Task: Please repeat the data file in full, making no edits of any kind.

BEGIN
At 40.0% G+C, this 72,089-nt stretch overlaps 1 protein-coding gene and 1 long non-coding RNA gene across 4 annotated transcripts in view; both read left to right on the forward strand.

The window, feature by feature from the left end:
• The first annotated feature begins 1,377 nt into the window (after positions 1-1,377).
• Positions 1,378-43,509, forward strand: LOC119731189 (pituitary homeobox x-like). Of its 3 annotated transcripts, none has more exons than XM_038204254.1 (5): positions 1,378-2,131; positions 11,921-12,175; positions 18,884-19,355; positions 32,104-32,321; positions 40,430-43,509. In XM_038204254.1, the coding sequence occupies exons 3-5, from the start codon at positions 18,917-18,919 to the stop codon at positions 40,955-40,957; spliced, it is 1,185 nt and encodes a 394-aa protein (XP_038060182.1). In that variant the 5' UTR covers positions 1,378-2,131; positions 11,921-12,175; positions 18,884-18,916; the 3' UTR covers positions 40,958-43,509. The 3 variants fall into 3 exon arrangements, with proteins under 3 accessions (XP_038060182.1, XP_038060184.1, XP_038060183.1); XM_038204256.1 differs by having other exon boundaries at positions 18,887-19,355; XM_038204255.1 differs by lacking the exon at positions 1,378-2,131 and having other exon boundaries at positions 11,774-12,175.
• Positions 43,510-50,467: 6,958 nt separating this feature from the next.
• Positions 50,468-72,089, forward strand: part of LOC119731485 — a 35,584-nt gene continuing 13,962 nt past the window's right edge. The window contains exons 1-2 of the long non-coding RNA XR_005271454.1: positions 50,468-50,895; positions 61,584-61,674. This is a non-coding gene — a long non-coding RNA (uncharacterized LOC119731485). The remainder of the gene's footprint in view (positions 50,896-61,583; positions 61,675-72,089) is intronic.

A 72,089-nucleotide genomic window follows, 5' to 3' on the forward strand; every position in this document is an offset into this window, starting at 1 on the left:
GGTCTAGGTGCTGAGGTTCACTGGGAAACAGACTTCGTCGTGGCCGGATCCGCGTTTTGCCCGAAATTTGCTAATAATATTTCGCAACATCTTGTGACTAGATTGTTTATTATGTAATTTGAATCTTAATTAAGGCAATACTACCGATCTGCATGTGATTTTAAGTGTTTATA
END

At 40.0% G+C, this 72,089-nt stretch overlaps 1 protein-coding gene and 1 long non-coding RNA gene across 4 annotated transcripts in view; both read left to right on the forward strand.

The window, feature by feature from the left end:
• The first annotated feature begins 1,377 nt into the window (after positions 1-1,377).
• Positions 1,378-43,509, forward strand: LOC119731189 (pituitary homeobox x-like). Of its 3 annotated transcripts, none has more exons than XM_038204254.1 (5): positions 1,378-2,131; positions 11,921-12,175; positions 18,884-19,355; positions 32,104-32,321; positions 40,430-43,509. In XM_038204254.1, the coding sequence occupies exons 3-5, from the start codon at positions 18,917-18,919 to the stop codon at positions 40,955-40,957; spliced, it is 1,185 nt and encodes a 394-aa protein (XP_038060182.1). In that variant the 5' UTR covers positions 1,378-2,131; positions 11,921-12,175; positions 18,884-18,916; the 3' UTR covers positions 40,958-43,509. The 3 variants fall into 3 exon arrangements, with proteins under 3 accessions (XP_038060182.1, XP_038060184.1, XP_038060183.1); XM_038204256.1 differs by having other exon boundaries at positions 18,887-19,355; XM_038204255.1 differs by lacking the exon at positions 1,378-2,131 and having other exon boundaries at positions 11,774-12,175.
• Positions 43,510-50,467: 6,958 nt separating this feature from the next.
• Positions 50,468-72,089, forward strand: part of LOC119731485 — a 35,584-nt gene continuing 13,962 nt past the window's right edge. The window contains exons 1-2 of the long non-coding RNA XR_005271454.1: positions 50,468-50,895; positions 61,584-61,674. This is a non-coding gene — a long non-coding RNA (uncharacterized LOC119731485). The remainder of the gene's footprint in view (positions 50,896-61,583; positions 61,675-72,089) is intronic.

A 72,089-nucleotide genomic window follows, 5' to 3' on the forward strand; every position in this document is an offset into this window, starting at 1 on the left:
GGTCTAGGTGCTGAGGTTCACTGGGAAACAGACTTCGTCGTGGCCGGATCCGCGTTTTGCCCGAAATTTGCTAATAATATTTCGCAACATCTTGTGACTAGATTGTTTATTATGTAATTTGAATCTTAATTAAGGCAATACTACCGATCTGCATGTGATTTTAAGTGTTTATA